The ASSJ Promotes and Enhances the Social Scientific Study of Jews Around the World
As an interdisciplinary organization, we bring together social scientists who work in both academic and applied settings. We study Jews from diverse theoretical and methodological perspectives.
To carry out our mission, the ASSJ:
- Creates opportunities for networking and collaboration among our members through conferences and online forums;
- Recognizes and publishes scholarly work in the field;
- Encourages the dissemination and use of social science research in applied contexts;
- Promotes high-quality research in our field;
- Advocates for integrity and transparency in conducting and reporting social research;
- Provides mentoring and financial support to young scholars.
Registered Members Access Additional Resources
Our members represent the wide range of social science and adjacent disciplines, including sociology, social psychology, demography, geography, political science, economics, anthropology, education, history and social work.
Many of our members are academics, but they also include independent and communal researchers, policy analysts, communal professionals, and activists. They are engaged in a wide range of scholarly activity, applied research, and the links between them.
Our membership is global, with members from North America, Latin America, Israel, Europe, Africa, and Australasia.
Membership benefits include a subscription to the ASSJ journal, Contemporary Jewry; access to our listserv; the opportunity to list yourself in our Find an Expert section; and a community of welcoming colleagues dedicated to intellectual exploration and discourse, professional support and engagement, and diverse understandings of contemporary Jewry.
|President||Judit Bokser Liwerant, National Autonomous University of Mexico|
|Vice President and Interim Treasurer||Laurence Kotler-Berkowitz, Rosov Consulting|
|Secretary||Bruce Phillips, Hebrew Union College-Jewish Institute of Religion|
|At-large board members||Mijal Bitton, Shalom Hartman Institute of North America|
|Bethamie Horowitz, independent researcher|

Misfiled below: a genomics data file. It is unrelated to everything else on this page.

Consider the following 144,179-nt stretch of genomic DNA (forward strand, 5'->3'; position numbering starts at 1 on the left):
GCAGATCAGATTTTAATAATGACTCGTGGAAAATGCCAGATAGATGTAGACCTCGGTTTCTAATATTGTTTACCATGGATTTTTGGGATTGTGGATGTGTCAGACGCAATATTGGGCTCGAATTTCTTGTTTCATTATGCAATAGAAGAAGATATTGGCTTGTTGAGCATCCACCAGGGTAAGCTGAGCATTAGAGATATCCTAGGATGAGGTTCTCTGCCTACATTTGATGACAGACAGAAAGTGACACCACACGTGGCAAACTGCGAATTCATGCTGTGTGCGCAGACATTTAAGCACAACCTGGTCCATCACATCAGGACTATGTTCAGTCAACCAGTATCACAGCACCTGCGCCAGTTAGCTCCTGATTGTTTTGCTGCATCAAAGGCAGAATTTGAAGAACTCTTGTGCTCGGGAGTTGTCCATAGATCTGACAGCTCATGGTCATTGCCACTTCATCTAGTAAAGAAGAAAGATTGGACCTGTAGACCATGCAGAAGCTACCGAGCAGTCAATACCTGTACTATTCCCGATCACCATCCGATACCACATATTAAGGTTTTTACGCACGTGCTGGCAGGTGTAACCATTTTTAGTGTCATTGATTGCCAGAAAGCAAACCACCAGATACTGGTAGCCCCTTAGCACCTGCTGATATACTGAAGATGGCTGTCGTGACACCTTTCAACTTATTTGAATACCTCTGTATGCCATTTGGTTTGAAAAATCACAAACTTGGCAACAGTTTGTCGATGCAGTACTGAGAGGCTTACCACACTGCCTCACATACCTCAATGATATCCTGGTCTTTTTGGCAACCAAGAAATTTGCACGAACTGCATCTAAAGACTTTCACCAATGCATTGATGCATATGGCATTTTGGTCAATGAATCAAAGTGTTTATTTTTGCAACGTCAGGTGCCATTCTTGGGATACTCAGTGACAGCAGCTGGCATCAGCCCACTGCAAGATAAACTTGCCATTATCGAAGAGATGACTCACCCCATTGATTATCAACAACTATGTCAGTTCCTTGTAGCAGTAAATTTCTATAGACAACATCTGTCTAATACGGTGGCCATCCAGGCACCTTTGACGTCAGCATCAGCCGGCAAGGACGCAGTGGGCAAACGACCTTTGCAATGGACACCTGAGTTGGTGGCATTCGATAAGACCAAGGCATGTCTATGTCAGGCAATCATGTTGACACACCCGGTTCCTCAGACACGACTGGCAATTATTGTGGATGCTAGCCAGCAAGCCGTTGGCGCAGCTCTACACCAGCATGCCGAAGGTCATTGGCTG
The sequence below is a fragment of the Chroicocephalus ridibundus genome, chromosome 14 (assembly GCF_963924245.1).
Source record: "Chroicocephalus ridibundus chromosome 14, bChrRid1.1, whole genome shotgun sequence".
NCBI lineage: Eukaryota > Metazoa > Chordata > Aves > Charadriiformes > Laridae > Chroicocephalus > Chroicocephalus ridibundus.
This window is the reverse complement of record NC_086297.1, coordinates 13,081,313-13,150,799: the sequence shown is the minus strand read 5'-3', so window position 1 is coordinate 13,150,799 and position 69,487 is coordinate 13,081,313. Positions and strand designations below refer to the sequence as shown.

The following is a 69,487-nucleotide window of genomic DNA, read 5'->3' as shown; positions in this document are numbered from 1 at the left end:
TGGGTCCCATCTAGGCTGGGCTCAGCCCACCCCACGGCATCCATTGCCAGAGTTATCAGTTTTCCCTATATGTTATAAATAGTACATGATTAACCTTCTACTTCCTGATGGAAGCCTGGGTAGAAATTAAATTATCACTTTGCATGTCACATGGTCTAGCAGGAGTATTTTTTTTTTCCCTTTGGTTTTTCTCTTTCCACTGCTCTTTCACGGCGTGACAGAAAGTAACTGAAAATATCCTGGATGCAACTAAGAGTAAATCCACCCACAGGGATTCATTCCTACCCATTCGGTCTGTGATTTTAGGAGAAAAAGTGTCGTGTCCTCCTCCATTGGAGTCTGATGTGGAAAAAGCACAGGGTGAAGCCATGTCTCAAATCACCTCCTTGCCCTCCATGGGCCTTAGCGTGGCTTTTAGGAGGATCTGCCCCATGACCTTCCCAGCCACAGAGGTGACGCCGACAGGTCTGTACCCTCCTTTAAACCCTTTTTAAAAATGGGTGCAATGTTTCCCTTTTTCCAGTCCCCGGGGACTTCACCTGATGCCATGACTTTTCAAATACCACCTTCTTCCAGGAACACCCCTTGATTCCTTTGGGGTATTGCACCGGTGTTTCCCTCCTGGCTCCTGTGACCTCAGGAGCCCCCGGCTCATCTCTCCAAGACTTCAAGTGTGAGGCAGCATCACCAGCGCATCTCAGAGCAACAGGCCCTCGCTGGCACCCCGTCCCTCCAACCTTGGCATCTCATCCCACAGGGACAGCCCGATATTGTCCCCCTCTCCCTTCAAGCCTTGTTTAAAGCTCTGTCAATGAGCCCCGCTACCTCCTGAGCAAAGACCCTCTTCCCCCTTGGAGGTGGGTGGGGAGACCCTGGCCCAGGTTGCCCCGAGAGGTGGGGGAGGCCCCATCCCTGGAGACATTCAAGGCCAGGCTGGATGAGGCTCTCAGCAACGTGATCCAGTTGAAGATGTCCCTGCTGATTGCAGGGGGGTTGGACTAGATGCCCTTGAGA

|Ilana Horwitz, Tulane University|
|Lilach Lev Ari, Oranim Academic College|
|Dalia Wassner, Brandeis University|
|Contemporary Jewry editor||Harriet Hartman, Rowan University|
|Immediate past president||Leonard Saxe, Brandeis University|
|European representative||Jonathan Boyd, Institute for Jewish Policy Research|
|Israeli representative||Rachel Sharaby, Ashkelon Academic College|
|Latin American representative||Yael Siman, Universidad Iberoamericana|
|Australian and New Zealand representative||David Graham, University of Sydney and Institute for Jewish Policy Research (UK)|
|Student representative||Amir Segal, The Hebrew University of Jerusalem|
The ASSJ is a 501(c)3 Organization
The following governance documents are downloadable:
ASSJ Code of Ethics
ASSJ Solicitation and Gift Acceptance Policy
History of the ASSJ
By Arnold Dashefsky and Chaim Waxman
The Association for the Sociological Study of Jewry (ASSJ; now, Association for the Social Scientific Study of Jewry), was founded in 1971, as one of a number of special-interest associations within the field, such as the Association for the Sociology of Religion, the Society of Catholic Social Scientists, and the Association of Black Sociologists. All of them were founded to fill a perceived gap in the discipline. As recalled by Harold Himmelfarb, a former president, the ASSJ was meant to provide a forum for “scholars interested in the social scientific . . . study of Jewry,” and in particular to “encourage and support scholars who were interested in doing work in the area, because it was not a mainstream sub-discipline in either the social sciences or in Jewish studies.”